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The cabin has received some minor updates, including a color multifunction display and ambient lighting on upper trims. Additional safety assist offerings include adaptive bi-xenon headlamps, blind spot and rear cross-traffic alerts, and forward collision warning.

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GM to Offer More Diesels

When General Motors introduced the Cruze diesel to the U.S. market they anticipated about 10 percent of Cruze owners would pick it. Despite the first-year number being closer to two percent, GM says the diesel Cruze is meeting sales expectations. And according to GM Global Powertrain VP Steve Kiefer, as quoted in Automotive News, the Cruze diesel, “Will be the first of many diesel-powered passenger cars General Motors offers in the United States.”

Although Kiefer referred specifically to passenger cars, other comments included references to the Colorado/Canyon Duramax 2.8 (shown) and pickups. This suggests that GM may have an answer to Ram’s EcoDiesel half-ton, and that they’ll be introduced when consumers want them and the business case is made.

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Diesel Takes to The Air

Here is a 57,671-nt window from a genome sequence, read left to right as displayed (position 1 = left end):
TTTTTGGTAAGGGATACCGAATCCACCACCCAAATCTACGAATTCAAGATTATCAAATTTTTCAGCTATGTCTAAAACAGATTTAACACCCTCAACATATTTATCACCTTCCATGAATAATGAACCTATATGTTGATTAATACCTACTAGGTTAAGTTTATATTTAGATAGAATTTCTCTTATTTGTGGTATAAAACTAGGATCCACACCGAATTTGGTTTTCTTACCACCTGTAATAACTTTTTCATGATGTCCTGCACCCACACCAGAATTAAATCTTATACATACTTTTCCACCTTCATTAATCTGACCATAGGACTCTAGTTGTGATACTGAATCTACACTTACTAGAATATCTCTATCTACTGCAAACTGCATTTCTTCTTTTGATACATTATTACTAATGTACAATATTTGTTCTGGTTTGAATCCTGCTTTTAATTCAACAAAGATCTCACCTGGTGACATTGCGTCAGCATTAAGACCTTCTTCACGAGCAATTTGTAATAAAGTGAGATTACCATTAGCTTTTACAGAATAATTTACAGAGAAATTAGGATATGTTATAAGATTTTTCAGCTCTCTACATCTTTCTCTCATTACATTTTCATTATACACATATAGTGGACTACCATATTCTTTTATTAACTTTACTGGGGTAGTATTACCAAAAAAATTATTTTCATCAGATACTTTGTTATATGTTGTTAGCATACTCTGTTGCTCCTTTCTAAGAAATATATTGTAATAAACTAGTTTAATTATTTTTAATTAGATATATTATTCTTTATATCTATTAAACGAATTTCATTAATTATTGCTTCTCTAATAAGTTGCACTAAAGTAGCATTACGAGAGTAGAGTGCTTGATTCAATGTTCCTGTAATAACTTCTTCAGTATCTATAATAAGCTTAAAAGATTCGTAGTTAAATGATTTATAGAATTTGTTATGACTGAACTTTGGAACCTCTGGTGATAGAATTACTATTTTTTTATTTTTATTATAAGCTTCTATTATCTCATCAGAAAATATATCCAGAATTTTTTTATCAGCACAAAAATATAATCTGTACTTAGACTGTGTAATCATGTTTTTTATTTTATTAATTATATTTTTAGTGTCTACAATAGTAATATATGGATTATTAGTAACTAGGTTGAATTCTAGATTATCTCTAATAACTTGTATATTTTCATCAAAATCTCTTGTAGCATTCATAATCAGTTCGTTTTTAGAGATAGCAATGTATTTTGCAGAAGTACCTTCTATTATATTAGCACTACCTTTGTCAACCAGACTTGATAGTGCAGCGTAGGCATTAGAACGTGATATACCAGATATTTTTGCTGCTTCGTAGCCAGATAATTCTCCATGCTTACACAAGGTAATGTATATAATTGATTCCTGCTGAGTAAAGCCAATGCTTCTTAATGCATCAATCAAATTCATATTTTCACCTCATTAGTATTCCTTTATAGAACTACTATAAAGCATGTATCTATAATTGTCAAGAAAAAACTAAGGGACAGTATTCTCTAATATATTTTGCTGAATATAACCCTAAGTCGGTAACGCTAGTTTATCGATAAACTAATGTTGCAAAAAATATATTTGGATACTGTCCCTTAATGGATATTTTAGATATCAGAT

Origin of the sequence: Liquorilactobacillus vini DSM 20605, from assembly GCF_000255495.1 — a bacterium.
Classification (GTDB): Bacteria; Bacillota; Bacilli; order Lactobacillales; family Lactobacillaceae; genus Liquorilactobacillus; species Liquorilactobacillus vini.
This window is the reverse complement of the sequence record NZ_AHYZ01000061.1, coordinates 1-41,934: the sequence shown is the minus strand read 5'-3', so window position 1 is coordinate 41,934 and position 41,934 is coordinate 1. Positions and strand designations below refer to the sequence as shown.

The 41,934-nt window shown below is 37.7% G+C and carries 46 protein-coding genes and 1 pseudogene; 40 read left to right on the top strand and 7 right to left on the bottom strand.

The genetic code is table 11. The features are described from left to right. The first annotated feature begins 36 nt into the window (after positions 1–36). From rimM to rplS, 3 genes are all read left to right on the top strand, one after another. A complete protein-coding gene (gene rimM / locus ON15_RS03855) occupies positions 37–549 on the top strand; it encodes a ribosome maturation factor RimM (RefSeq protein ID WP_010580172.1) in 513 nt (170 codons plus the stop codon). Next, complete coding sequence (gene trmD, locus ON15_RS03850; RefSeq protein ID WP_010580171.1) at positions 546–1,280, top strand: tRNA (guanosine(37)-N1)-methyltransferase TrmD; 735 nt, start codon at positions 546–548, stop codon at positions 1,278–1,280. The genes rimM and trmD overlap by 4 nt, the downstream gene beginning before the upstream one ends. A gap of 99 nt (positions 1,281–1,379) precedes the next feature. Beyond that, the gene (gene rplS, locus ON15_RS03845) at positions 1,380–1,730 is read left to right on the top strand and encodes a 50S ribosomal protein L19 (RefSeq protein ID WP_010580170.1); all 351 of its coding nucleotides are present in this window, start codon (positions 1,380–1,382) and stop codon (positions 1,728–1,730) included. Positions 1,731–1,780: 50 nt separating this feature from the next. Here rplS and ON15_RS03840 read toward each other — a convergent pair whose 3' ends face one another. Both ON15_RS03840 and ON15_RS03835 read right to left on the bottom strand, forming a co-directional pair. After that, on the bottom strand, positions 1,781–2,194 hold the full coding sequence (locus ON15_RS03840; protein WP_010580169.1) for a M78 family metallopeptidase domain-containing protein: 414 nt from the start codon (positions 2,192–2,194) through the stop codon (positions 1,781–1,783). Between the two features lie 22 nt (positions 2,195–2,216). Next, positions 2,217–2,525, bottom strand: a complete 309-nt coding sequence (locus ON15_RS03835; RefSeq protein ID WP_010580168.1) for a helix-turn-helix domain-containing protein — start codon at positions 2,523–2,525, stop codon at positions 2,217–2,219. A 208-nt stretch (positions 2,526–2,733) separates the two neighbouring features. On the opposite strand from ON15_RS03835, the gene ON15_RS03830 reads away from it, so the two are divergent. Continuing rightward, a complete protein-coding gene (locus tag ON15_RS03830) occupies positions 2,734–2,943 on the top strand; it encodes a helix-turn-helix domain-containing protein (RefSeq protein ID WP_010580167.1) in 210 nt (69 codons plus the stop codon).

Driven by the rising cost and scarcity of 100LL avgas, diesel engines are getting into general aviation. This Cessna Skylane JT-A (named for its fuel of Jet A, Jet A1 or diesel) four-passenger fixed gear runs a 5-liter SMA engine delivering 227 hp at 2,200 rpm, speeds to 156 knots and range to 1,360 nautical miles, certified to 20,000 ft. Relative to a gas engine, it’s quieter, more efficient, has better altitude performance, and offers greater range or payload.

Cessna is also working on a JT-A version of the Skyhawk 172—one of the world’s most popular airplanes. The liquid-cooled, wet-sump Continental 2-liter inline four-cylinder runs 18:1 compression and makes 155 hp and 349 lb.-ft. at the prop with bsfc at 0.36 lb/hp-hr. It’s expected to cost 17.5 percent more than the gasoline version, with the payoff being slightly faster cruise speed, significantly more range (more than 1,000 nm) and cheaper fuel.

By 2016, American Champion Aircraft expects to have a diesel-powered Scout out, running a 180-hp Austro E4 engine in place of the gasoline 210-hp Lycoming. That diesel adds about 35 lbs. and costs about 15 percent more, with the benefits above and range increased from 700 to 1,200 nm.